Is there a name more synonymous with sports-entertainment than Hulk Hogan? The key figure in WWE’s rise from regional attraction to worldwide entertainment leader in the 1980s, The Hulkster’s superhuman size and undeniable charisma set the standard for what a Superstar should be. A larger-than-life icon, he packed 93,173 WWE fans into the Pontiac Silverdome, won six WWE Championships, starred in movies, television shows and his own animated series and became an idol to a vast legion of fans he dubbed his Hulkamaniacs. Clad from head to toe in his trademark yellow and red, “The Real American” first established his unbridled patriotism when he legdropped his way through The Iron Sheik to win the WWE Championship in 1984.
He became a household name from there, headlining the inaugural WrestleMania while brushing his 24-inch pythons against celebrities like Cyndi Lauper and Billy Crystal on MTV and “Saturday Night Live.” The Hulkster’s fanbase knew no bounds as Andy Warhol showed up at his matches and millions of children listened intently as their hero urged them to “say their prayers and eat their vitamins.” Hogan’s massive presence had a way of making things feel significant. His greatest rivals — “Rowdy” Roddy Piper, King Kong Bundy, Ultimate Warrior — became more noteworthy parts of WWE history when they stepped through the ropes to face The Immortal One. His best matches read like a shortlist of WWE’s defining moments. Who could forget Hulk’s showdown with Andre the Giant at WrestleMania III, his collision with Randy Savage at WrestleMania V, his iconic encounter with The Rock at WrestleMania X8?
And The Hulkster was nothing if not smart. Leaving WWE for WCW in the mid-90s, he turned villain when he sensed audiences growing tired of his heroism. As the ringleader of the New World Order, he redefined himself as a cowardly bad guy and took WCW to the top of the sports-entertainment heap. The nWo experiment may have sold some T-shirts, but fans eventually grew nostalgic for the Hulk Hogan they grew up with. That Superstar returned to WWE in 2002 in all of his red and yellow glory to ask a new generation of opponents that eternal question: “Whatcha gonna do when Hulkamania runs wild on you?” This thrilling rumble down memory lane brought Hogan his final WWE Title, entry into the WWE Hall of Fame and proof that there wouldn’t be WWE without Hulk Hogan. To much fanfare, The Hulkster returned to WWE in 2014, hosting WrestleMania 30 and celebrating his 61st birthday live on Raw. Now that he’s back home, what else will Hulkamania have in store for the WWE Universe?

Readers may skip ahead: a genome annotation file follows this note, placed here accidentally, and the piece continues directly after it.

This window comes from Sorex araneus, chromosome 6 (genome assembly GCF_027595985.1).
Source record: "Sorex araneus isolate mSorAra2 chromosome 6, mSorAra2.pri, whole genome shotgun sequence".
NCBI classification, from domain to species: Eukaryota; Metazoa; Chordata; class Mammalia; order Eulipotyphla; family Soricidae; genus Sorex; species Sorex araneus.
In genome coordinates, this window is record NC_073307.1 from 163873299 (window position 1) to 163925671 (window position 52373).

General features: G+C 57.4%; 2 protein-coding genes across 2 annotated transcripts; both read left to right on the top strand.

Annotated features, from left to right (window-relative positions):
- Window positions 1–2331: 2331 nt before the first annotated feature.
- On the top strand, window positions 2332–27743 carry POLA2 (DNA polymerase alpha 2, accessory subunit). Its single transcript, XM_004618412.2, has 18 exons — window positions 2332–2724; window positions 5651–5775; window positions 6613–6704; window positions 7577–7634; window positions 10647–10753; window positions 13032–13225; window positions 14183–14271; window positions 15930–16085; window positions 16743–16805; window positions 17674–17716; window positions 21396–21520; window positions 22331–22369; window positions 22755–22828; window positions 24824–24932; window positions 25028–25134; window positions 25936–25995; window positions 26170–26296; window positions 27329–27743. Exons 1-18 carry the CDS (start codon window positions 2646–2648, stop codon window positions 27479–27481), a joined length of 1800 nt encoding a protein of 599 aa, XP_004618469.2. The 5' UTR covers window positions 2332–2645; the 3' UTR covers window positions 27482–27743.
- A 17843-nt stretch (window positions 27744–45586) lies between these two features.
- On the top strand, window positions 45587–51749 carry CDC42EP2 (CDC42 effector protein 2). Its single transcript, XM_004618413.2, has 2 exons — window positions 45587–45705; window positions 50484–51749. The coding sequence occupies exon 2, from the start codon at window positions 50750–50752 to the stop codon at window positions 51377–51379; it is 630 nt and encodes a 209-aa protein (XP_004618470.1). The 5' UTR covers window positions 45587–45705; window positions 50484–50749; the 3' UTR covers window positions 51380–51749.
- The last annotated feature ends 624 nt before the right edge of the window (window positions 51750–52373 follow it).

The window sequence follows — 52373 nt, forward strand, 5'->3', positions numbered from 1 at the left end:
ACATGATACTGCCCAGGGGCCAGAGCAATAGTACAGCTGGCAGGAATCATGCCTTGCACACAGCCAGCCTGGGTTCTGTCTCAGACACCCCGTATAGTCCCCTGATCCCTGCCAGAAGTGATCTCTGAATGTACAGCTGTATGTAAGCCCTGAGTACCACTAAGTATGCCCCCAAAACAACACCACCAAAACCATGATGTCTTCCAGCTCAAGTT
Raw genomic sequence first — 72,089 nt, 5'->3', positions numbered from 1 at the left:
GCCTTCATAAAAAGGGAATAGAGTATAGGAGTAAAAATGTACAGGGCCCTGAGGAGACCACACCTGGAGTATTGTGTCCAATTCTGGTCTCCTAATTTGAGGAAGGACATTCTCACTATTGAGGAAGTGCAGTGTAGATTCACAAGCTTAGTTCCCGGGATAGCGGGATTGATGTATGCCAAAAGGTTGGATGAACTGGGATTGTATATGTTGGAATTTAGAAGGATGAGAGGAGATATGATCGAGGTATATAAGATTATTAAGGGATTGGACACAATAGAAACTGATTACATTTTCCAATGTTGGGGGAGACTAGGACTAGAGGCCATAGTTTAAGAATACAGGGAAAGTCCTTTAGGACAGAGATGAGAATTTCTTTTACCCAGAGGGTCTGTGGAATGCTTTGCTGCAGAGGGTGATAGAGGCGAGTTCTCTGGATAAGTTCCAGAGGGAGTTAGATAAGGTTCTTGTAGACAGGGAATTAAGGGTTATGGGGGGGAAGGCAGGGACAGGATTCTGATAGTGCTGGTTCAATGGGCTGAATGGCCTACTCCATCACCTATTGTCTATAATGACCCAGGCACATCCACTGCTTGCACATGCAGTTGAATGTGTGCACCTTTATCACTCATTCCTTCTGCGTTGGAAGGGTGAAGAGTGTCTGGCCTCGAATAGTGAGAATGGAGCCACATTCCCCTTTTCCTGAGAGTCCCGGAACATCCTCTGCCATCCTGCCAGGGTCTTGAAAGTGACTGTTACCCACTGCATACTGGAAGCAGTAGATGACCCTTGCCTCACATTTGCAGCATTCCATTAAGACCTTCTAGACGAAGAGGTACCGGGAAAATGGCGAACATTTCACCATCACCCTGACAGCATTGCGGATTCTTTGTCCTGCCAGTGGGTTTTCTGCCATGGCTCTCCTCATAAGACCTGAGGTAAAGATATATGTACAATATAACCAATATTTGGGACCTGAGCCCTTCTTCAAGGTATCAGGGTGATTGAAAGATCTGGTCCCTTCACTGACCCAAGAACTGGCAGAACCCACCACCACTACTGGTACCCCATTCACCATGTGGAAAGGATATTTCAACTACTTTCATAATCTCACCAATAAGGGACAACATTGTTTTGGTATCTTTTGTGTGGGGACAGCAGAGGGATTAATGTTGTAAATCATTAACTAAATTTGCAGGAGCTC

Baseball was his first love As a kid in Tampa Bay, Hogan had his eyes set on a career as a big league pitcher. His Interbay Little League team even played in the national regional finals in 1966, though he gave up the game-winning home run, so his team didn’t get to go to the Little League World Series. MLB scouts soon had their eyes on him, but he injured his throwing elbow during his final year of high school, putting an end to his pitching days. “It was the best thing that ever happened to me, because I segued into wrestling,” Hogan told the MLB. “Once my arm wasn’t what it was, I started chasing the wrestling dream around, and it finally happened. But baseball was the first love.” He also started a music career Hogan started playing guitar when he was in junior high. “I wasn’t a big sports guy,” he told Vice. “I was into music and had long hair.” He soon started playing bass guitar in bands, including one called Ruckus. They played rock ‘n’ roll covers and also had about five original songs. “Our band was so tight,” Hogan said. “The whole building would move when we played.”
They were clearly on the right track toward musical success. “We were out there playing for money to get on our feet and get ready to do what we needed to do,” he said. They had the chance to tour with Mother’s Finest and Blackfoot, but the other guys in the band had families and chose not to.
He put three guys in the hospital while filming ‘Rocky III’ Hogan made his film debut as Thunderlips in the 1982 movie Rocky III — and the first-time screen star may not have recognized his own strength, as star and director Sylvester Stallone recounted in a 2017 Instagram post. “I remember a violent move where he threw me into the corner, charged across the ring like an enraged bull and leaped so amazingly high above me that his shinbone actually came down [like a] giant tree on my collarbone,” Stallone wrote. “I have never felt such a mind numbing pain from a massive hit before or since that day!” He wasn’t the only one to experience Hogan’s power first hand. “When he jumped into the audience to fight with the stuntmen, three of them had to be treated at the hospital,” Stallone revealed, adding, “Great guy, great friend, his presence made the film very, very special.”
He tried to join The Rolling Stones and Metallica Well into his wrestling career, Hogan started contemplating other career options. “I always still loved music,” he told Vice. When he was in the UK for an awards show, he overheard Mick Jagger’s then-wife Jerry Hall say they needed a bass player. “I was like, ‘Look, I used to play bass. I know all the Rolling Stones songs. Tell Mick if you guys need a bass player for the Rolling Stones, I swear to god I could show up,’ he recalled. “I could rehearse one day and play everything they play.” But the call never came. Later he heard Metallica had an opening for a bass player. “I was writing letters, made a tape of myself playing and sent it to their management company,” he said. “Kept making calls trying to get through. I tried for two weeks and never heard a word back from them either.”
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